At the same time, there was no specific prescribed pre-loading check with a related checklist. This is an example of a missing (or incomplete) standard.


 

Again, extending TriPod Beta’s causal diagramming technique a bit, we will use the following symbols for barriers (i.e., standards) that respectively were (1) available and adequate, (2) available but inadequate, (3) not adhered to and (4) (partially) unavailable.

 

Barriershttps://i1.wp.com/dumontis.com/wp-content/uploads/2017/11/RCA_5.png?resize=300%2C127 300w" sizes="(max-width: 450px) 100vw, 450px" data-recalc-dims="1">

Figure: depicting problems related to standards (barriers).

 

Systemic Problems

In TriPod Beta, all three of the mentioned cases (unavailable, not adhered to or inadequate) are called “immediate causes” (or “active failures”). As may be clear, I’m not very satisfied with this wording as we already introduced the concept of an “initial active cause” before.

As problems were defined as an unwanted or undesirable situation, all three situations described by the three A’s can also be considered problems. And we could, of course, ask ourselves the same questions now. What are the respective causing events of the unavailable standard, inadequate standard, or the standard not being adhered to? The unavailable, missing standard was never created when it should have been created. The inadequate standard, although having been created, was not fit-for-purpose.

The problems of the (partially) unavailable or inadequate standard are at another level than the specific and actual problem triggering the investigation. They are all related to standards, and standards materialize our system of work that we are trying to improve. So, through the actual problem, we now arrived at what I will refer to as systemic problems. Systemic problems are related to (partially) unavailable or inadequate standards. And they are conditions or states, not events.

The case of non-adherence to a standard, however, is different. This is not a condition or a state, but an event that happens at the specific level and is not systemic. This problem requires more investigation at the specific level.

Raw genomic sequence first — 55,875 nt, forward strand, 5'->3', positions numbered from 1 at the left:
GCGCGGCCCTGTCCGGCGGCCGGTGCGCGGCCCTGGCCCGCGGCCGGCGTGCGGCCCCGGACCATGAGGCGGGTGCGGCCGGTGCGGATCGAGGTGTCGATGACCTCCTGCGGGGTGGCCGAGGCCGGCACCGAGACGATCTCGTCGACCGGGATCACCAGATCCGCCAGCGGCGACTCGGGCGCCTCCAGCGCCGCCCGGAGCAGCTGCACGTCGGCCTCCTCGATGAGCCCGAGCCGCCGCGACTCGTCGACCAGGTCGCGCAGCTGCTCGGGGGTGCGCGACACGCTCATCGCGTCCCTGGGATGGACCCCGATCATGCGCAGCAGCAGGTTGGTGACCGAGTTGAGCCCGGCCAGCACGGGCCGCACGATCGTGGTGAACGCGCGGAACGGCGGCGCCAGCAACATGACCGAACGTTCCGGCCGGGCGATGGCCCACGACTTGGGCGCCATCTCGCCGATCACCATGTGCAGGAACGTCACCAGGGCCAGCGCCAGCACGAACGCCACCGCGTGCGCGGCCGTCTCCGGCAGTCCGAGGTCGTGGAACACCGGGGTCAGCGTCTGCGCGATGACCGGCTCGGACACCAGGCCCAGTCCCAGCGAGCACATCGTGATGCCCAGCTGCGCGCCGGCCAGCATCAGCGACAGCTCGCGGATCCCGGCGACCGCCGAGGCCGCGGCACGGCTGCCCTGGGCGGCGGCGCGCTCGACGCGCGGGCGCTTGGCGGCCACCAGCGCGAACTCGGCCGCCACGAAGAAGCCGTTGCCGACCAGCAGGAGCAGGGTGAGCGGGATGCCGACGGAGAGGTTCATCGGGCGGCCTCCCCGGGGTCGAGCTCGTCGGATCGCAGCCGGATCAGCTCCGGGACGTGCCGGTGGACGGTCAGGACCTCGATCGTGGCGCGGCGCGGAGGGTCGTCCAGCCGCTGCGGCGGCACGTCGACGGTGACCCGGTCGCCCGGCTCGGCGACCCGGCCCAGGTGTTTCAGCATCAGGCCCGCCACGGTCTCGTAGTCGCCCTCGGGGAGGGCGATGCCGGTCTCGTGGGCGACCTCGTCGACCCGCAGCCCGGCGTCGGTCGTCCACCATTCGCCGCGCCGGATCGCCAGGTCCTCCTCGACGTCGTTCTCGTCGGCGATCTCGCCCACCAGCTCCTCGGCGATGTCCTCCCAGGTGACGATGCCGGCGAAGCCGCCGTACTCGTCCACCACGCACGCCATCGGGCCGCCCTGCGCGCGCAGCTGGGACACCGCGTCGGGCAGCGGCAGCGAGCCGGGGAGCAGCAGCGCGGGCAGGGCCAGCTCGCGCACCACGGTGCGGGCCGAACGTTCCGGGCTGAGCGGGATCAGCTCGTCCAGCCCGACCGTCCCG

The observation that another vehicle than the standard vehicle was used is an example of a standard not being adhered to. It is at the specific level and requires further investigation as to the causes of this non-adherence.

The absence of a prescribed pre-loading check and checklist can be considered a systemic problem. In case of an inadequate standard, we would also have been dealing with a systemic problem.


 

The Problems of Occurrence and Non-Detection

In our example, like in all other problems, we should distinguish between two types of barriers. One is the barrier that would prevent the actual possibility of the occurrence (when adhered to). I will refer to this as the standard for non-occurrence. The other is the barrier that prevents the occurrence not because it cannot happen, but because the risk for the occurrence was detected before it actually happened. I will refer to this as the standard for detection.

 


The fact that a wrong vehicle without stake pockets and stakes was used in the situation is an example of a problem of occurrence. The absence of a proper prescribed pre-loading check can be considered a problem of non-detection.


 

As checks can be considered a necessary evil, or even as waste, together with the ambition to do things first time right, the problem of occurrence is the first problem we should try to solve. Visual control should then help us detect a deviation from the (available and adequate) standard. In a good problem-solving effort, both the problem of occurrence and the problem of non-detection should be eradicated.

Next Post: Continuing the Logic

In the first post, I set the stage by defining the starting points and some basic initial concepts (like problem, cause, agent, target, event and Tripod Beta’s causal diagramming technique). I also introduced an example that I will use throughout the series. In the second post, I added some more concepts (necessary condition, defensive and control barriers). The third post traced back the causal event chain while introducing and applying concepts like causing events, the initial causing event, and the initial active cause.

This fourth post took us to the systemic level of our problem. We further explored the concept of barriers and made the link to standards in Lean thinking. And I introduced the problems of occurrence and non-detection and how this shows us the direction in which to find the root of the problem.

In the next post, I will again dive into the causal event chain, but now at the systemic level. And I will discuss the problem of people not adhering to the standard.

 

The post The Logic of Root Condition Analysis (4/6) appeared first on Dumontis.




Original: http://dumontis.com/2017/11/root-condition-analysis-4/
By: Rob van Stekelenborg
Posted: November 13, 2017, 7:06 am

comments powered by Disqus

Discovery Lean Six Sigma

Dummy user for scooping articles

I'm a dummy user created for scooping  great articles in the network for the community.